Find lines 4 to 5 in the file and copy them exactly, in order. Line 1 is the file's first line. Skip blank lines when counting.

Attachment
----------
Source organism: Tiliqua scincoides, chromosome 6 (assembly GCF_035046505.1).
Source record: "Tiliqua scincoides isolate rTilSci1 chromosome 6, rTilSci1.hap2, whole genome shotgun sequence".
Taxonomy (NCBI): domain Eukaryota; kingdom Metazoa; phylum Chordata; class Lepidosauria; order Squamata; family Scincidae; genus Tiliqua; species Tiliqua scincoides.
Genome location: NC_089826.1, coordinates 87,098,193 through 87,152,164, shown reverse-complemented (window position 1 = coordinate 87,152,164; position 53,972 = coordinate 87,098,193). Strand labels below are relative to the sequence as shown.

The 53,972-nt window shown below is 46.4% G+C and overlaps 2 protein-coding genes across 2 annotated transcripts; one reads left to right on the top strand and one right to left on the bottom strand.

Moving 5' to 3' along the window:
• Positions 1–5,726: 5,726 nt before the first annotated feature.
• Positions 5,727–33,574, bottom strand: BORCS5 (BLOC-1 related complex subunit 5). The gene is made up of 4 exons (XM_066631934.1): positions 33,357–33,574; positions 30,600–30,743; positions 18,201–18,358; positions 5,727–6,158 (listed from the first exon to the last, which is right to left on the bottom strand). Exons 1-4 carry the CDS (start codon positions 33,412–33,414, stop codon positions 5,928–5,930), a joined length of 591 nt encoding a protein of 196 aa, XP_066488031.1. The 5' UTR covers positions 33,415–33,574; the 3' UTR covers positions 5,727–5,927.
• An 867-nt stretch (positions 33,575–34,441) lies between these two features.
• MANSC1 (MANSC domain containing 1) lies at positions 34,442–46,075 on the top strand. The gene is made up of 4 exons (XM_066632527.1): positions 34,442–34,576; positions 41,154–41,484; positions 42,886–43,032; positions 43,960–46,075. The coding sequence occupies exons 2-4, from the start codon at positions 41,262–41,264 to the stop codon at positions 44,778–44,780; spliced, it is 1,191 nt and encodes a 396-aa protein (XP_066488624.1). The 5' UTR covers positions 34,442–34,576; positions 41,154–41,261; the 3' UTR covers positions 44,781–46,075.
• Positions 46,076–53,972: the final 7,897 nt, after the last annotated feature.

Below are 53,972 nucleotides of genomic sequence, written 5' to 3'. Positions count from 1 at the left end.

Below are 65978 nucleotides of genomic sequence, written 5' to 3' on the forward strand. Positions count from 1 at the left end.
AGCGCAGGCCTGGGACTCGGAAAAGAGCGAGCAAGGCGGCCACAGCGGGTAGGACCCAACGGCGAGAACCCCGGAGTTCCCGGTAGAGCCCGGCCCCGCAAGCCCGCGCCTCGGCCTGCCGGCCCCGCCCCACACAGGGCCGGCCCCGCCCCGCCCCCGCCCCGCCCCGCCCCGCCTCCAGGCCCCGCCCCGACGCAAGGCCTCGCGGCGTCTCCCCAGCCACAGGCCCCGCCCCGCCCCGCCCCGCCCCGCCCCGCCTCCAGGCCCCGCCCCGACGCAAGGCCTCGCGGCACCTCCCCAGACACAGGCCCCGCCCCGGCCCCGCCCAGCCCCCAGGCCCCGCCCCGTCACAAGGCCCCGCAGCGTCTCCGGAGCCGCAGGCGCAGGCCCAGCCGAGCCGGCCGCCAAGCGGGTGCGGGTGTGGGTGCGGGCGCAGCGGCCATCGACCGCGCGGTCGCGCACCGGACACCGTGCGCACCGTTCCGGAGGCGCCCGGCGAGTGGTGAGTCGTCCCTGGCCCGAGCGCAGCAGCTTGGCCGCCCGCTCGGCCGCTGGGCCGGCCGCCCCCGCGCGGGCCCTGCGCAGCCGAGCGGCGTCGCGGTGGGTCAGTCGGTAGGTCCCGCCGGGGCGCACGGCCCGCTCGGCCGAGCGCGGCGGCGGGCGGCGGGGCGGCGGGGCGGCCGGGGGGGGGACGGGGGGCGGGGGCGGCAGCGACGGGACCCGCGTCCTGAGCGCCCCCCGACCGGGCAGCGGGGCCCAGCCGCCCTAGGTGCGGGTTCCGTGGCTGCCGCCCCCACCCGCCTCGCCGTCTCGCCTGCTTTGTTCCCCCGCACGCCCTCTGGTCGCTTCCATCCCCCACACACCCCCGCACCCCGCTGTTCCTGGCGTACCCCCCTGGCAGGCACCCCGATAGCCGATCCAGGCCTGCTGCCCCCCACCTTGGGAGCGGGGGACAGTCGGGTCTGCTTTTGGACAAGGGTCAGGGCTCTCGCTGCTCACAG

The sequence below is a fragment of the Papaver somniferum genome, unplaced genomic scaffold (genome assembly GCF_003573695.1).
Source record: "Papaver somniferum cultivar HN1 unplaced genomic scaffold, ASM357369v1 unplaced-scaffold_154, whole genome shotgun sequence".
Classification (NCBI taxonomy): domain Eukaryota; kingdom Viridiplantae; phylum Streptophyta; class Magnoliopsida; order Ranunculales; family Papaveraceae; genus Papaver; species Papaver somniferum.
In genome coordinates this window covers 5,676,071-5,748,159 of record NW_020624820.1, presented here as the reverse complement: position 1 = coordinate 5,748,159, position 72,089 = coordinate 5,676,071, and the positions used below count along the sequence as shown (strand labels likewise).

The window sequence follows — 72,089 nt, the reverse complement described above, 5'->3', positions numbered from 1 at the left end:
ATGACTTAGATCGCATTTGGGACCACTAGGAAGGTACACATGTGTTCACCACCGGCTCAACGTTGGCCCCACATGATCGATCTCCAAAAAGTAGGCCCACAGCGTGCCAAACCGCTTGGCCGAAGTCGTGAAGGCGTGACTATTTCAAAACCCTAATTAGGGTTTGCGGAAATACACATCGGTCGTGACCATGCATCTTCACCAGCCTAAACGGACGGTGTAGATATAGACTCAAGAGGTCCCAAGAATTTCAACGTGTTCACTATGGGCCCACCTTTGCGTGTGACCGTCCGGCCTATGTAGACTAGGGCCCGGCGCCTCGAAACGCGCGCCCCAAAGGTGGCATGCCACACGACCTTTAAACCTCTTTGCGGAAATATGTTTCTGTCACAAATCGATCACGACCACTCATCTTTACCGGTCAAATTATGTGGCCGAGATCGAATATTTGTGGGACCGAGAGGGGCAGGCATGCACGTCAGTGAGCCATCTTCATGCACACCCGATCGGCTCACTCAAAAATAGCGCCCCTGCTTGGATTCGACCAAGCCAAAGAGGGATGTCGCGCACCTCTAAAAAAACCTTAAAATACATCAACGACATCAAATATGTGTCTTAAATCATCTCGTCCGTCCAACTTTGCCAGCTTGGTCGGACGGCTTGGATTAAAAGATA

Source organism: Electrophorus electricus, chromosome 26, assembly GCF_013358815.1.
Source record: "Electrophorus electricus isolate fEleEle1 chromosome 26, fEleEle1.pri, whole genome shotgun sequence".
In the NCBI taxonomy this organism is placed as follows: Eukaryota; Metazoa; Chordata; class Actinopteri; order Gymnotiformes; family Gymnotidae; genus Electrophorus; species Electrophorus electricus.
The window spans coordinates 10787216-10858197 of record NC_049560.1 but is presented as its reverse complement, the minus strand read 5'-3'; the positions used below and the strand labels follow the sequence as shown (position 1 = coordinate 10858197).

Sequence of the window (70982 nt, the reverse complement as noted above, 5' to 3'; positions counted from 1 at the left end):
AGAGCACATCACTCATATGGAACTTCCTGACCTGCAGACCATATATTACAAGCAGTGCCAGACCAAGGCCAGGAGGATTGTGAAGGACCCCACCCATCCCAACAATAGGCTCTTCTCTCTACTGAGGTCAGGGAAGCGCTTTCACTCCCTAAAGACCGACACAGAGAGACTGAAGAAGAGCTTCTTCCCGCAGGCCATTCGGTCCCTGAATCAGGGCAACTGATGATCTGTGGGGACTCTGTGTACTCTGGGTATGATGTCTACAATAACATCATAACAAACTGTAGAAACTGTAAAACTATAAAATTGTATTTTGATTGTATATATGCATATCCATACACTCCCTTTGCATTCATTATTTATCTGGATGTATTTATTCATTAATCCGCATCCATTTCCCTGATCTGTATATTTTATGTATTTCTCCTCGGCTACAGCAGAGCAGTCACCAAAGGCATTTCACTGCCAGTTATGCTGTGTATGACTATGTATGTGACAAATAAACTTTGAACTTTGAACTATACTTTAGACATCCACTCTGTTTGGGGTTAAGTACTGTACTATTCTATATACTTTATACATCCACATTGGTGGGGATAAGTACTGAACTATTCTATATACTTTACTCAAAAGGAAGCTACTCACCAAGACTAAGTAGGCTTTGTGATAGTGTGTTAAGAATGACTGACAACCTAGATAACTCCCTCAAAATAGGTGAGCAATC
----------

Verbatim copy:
Genome location: NC_089826.1, coordinates 87,098,193 through 87,152,164, shown reverse-complemented (window position 1 = coordinate 87,152,164; position 53,972 = coordinate 87,098,193). Strand labels below are relative to the sequence as shown.

The 53,972-nt window shown below is 46.4% G+C and overlaps 2 protein-coding genes across 2 annotated transcripts; one reads left to right on the top strand and one right to left on the bottom strand.